My Life in Pizza
June 3, 2008
I’ve had a longstanding infatuation with pizza. It was born at the local Chuck E. Cheese, I think, at some kid’s birthday party where I spent more time marveling at the giant slices than watching those creepy mechanical animals sing and dance. And then there was one of my own birthday parties where we made homemade pizzas, which unsurprisingly resulted in saucy faces and an unfortunate mozzarella-in-the-hair episode. Oh, and I couldn’t possibly forget the Apollo, a “pizza parlor” (bar) in northern Minnesota near my grandparents’ house. We’d arrive early (to avoid the debauchery of the later hours, I now realize) and feed quarter after quarter into the pinball machine (right next to the pull tabs) and jukebox (flanked by neon beer signs that emitted a faint buzzzz). The menu featured a predictable array of jalapeno poppers and deep-fried, well, anything. But, man, was (is) the pizza good, with a cracker-thin crust, a zesty old-school sauce and a modest smatter of mozzarella. It was usually bedecked with bits of Italian sausage that were nearly meatball-sized and sliced into little squares. You don’t even want to know the number of those little squares I could pack away as a small child.
In high school, I fell for a pizzeria in Minneapolis, where the waiters slid the piping hot pizza trays onto old tomato cans, papered with cheery, vintage-y images. In college, I was introduced to deep-dish and the joys of the nearly-free pitchers of beer at Giordano’s on Monday nights. I also had a little frozen pizza habit, usually indulged in the wee hours, but I think that’s best left in the past, no? And then there was my trip to Europe with Kevin, the Italian leg of which involved at least one pizza (and a scoop of gelato, ahem) a day.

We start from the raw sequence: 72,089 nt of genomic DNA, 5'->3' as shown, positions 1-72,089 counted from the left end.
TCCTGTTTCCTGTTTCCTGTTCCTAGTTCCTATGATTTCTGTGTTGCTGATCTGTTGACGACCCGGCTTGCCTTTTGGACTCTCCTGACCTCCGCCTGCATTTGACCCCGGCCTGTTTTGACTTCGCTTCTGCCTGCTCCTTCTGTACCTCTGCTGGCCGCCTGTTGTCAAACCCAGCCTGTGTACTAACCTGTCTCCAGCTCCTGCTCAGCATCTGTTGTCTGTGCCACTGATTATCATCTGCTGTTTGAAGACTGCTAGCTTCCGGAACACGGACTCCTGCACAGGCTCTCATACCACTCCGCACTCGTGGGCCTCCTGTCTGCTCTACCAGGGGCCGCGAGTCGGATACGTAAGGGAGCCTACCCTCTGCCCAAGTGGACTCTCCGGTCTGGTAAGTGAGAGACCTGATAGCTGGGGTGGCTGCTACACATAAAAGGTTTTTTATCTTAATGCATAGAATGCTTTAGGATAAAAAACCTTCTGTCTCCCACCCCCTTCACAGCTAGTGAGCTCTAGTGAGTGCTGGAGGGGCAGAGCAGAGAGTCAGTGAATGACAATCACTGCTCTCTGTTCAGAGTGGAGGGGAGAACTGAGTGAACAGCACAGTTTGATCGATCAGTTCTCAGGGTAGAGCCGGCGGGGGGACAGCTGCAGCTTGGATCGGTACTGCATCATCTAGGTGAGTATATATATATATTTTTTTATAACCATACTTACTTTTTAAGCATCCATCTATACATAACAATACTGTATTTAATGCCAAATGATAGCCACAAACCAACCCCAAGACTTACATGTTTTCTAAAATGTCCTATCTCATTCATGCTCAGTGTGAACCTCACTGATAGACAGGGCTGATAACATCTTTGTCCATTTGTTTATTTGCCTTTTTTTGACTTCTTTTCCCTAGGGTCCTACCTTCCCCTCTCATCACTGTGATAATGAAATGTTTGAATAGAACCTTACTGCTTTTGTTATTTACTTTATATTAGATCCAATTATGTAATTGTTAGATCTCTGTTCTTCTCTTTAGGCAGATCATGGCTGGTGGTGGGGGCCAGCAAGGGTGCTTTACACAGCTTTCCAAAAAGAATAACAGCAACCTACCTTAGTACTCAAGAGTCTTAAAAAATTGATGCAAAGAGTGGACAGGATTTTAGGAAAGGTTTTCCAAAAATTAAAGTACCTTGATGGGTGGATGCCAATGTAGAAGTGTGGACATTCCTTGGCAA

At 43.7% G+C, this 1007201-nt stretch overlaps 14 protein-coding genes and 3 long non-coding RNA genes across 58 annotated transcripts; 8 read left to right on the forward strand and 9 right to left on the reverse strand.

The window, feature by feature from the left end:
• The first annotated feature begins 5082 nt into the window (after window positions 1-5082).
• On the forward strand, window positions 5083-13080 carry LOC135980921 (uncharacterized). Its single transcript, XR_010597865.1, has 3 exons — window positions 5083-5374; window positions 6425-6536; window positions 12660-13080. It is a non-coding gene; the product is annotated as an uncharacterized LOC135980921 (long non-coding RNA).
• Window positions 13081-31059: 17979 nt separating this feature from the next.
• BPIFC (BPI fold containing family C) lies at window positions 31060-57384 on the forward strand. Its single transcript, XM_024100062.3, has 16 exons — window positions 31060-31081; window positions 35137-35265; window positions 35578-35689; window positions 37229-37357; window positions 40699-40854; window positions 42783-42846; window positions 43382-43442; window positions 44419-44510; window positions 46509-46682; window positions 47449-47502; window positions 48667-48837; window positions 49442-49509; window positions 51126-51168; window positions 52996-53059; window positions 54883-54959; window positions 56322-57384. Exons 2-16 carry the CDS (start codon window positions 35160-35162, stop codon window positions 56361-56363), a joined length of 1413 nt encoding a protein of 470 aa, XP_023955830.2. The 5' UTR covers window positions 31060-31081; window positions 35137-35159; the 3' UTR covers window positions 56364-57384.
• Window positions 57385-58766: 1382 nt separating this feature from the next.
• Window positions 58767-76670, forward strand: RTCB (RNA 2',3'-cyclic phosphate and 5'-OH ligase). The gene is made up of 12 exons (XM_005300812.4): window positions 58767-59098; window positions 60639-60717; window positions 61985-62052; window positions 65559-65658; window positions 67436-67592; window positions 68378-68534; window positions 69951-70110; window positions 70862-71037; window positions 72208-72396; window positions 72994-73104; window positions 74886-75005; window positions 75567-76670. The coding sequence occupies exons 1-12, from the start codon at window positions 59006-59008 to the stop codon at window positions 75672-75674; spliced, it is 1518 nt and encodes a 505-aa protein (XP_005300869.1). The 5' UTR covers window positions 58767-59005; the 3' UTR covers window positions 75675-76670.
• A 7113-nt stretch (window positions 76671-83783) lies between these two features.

(Click “more” for the rest of the story, more photos & the recipe.)
After college, Kevin and I made it our personal mission—one we took quite seriously—to sample the best pizzas in D.C., one of the only culinary missions we could afford in a town known for expensive restaurants (especially for us: fresh out of college, one subsisting on a wee non-profit salary and the other in grad school). We fell in love with super-thin pizzas, baked to a crackly semi-char in brick-oven and wood-fired pizzas. We’ve since found the same in Chicago and in various cities we’ve visited.
Soon, I wanted to try my hand at home. Armed with an oven that only reached 500 degrees, a pizza stone and low expectations, I began to experiment. After trying a bunch of crust recipes (I like this one, both because of the ease of making and stretching it and its taste), tweaking my sauce recipe (which inevitably ends with a declaration that this is the one, only to be followed by more tweaks and another triumphant proclamation) and more pizza nights than I’m prepared to count, I deemed our version of pizza an acceptable at-home substitute. But, mentally, I put it in a category separate from our favorite pizzas out, assuming my home-baked crust could never achieve the same crispy exterior/pillowy interior, not to mention the blistered bottom.